For River Tree Arts in Kennebunk, Maine, a pivot to change strategy is creating growth. When COVID closed its doors in March 2020, the small nonprofit relied on the pivot to adapt and grow. President Paula Gagnon said that agile plans led to innovation, flexibility and perseverance.
Professional artist and educator Heather Lewis shares the same philosophy. Lewis teaches art classes at River Tree and a local community college. COVID’s impact, she said, “provided absolutely incredible expansion and growth for me. Intellectual expansion.”
River Tee was already operating on a shoestring pre-COVID. Lockdown forced the center to decrease the hours of its two part-time employees. The organization also reduced non-essential costs and reached out to grant makers.
Board, faculty and staff made plans that could pivot to change with agility. COVID was uncertain, so the center planned for a quick pivot if necessary. Gagnon said, “It’s a very good idea. I see us continue to operate in ways we are now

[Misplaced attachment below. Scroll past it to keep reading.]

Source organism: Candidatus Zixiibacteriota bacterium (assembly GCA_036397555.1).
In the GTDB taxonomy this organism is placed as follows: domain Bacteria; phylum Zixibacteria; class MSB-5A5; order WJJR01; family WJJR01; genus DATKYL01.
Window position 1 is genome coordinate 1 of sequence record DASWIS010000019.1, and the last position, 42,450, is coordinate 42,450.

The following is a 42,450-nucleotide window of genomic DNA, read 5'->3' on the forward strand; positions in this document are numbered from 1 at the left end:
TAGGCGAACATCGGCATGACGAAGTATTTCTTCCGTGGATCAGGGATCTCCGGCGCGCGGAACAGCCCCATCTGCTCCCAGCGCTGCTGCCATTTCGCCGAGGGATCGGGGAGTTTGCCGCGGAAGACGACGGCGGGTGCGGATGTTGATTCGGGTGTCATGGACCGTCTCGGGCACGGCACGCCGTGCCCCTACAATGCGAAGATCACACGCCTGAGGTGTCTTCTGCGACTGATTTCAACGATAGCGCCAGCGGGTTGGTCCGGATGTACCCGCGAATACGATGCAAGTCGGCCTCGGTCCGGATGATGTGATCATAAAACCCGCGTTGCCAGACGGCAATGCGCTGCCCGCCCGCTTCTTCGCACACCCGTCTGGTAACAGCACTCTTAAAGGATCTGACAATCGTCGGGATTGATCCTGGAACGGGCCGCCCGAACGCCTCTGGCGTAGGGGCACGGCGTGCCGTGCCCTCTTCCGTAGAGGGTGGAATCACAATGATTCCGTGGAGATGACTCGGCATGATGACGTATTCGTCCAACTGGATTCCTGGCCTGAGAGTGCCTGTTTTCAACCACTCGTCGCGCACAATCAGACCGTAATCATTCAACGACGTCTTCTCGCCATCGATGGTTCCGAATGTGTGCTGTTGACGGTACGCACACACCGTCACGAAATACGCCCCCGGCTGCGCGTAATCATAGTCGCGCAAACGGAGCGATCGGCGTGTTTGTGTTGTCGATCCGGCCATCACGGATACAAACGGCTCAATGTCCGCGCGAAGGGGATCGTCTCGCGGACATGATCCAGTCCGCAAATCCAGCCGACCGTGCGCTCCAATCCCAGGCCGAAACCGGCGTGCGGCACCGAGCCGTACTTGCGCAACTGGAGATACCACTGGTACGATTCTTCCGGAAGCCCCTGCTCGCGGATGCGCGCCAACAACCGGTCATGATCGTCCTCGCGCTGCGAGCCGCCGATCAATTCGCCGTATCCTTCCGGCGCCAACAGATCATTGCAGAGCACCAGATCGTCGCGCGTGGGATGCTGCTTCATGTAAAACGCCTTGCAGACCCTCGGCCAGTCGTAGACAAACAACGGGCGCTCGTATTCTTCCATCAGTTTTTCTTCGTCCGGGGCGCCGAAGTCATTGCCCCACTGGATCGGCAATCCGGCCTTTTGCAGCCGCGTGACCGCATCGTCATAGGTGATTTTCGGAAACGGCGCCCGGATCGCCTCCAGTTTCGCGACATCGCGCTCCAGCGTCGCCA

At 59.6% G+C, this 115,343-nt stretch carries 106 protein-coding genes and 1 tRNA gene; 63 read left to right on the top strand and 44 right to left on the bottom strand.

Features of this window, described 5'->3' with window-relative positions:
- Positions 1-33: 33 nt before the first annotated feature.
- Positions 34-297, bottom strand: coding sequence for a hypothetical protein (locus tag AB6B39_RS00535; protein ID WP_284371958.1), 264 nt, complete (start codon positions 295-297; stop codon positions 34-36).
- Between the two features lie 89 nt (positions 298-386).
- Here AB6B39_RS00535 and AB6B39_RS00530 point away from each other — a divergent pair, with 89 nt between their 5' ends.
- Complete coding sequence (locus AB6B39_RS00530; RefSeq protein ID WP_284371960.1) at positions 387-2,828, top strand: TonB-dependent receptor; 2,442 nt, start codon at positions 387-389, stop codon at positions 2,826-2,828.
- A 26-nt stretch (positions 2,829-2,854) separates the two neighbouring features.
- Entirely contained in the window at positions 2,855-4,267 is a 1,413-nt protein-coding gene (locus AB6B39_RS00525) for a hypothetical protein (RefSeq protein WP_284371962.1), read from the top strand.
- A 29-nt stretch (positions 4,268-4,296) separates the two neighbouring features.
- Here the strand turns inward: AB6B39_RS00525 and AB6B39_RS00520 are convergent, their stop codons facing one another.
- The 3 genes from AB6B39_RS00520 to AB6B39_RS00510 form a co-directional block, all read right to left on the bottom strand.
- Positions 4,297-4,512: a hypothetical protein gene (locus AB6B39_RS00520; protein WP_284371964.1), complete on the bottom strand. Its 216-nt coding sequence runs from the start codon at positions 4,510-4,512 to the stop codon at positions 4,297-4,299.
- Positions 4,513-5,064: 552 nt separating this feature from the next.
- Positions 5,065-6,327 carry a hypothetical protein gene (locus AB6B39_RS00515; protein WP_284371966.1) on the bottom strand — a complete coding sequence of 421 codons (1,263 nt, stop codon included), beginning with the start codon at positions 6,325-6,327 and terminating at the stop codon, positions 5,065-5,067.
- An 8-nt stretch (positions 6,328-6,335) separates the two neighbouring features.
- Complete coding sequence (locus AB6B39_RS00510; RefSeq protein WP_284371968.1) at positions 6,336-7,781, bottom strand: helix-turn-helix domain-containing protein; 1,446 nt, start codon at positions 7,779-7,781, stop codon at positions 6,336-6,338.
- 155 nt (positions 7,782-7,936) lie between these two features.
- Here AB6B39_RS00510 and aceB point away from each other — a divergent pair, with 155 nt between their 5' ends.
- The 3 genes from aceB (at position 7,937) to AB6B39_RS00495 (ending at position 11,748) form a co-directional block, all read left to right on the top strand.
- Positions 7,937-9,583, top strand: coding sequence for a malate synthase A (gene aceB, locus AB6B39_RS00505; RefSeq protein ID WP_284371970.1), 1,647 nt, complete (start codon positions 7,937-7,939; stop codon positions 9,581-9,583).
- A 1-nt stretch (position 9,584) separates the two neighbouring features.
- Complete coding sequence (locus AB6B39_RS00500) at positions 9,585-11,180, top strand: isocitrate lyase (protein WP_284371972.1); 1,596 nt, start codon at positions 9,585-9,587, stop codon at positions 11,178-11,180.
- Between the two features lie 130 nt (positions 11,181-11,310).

To build trust and show appreciation, the Art at Home program developed. With a small grant, local artist Piper Castles designed children’s projects. Parents picked up supplies curbside, and their children attended virtual classes. Gagnon said, “It was engaging and free! They learned. It was perfect.”
Before its fall re-opening, the organization worked to ensure safety for everyone. They cleaned and sanitized. But social distancing in small rooms was not possible without a decrease in class size.
Some instructors were comfortable with teaching in-person classes. Others donated instead. Plans moved forward for a safe reopening. A plexiglass wall now protects the reception area. Velour roping discourages roaming. A new micro-gallery hangs on freshly painted walls.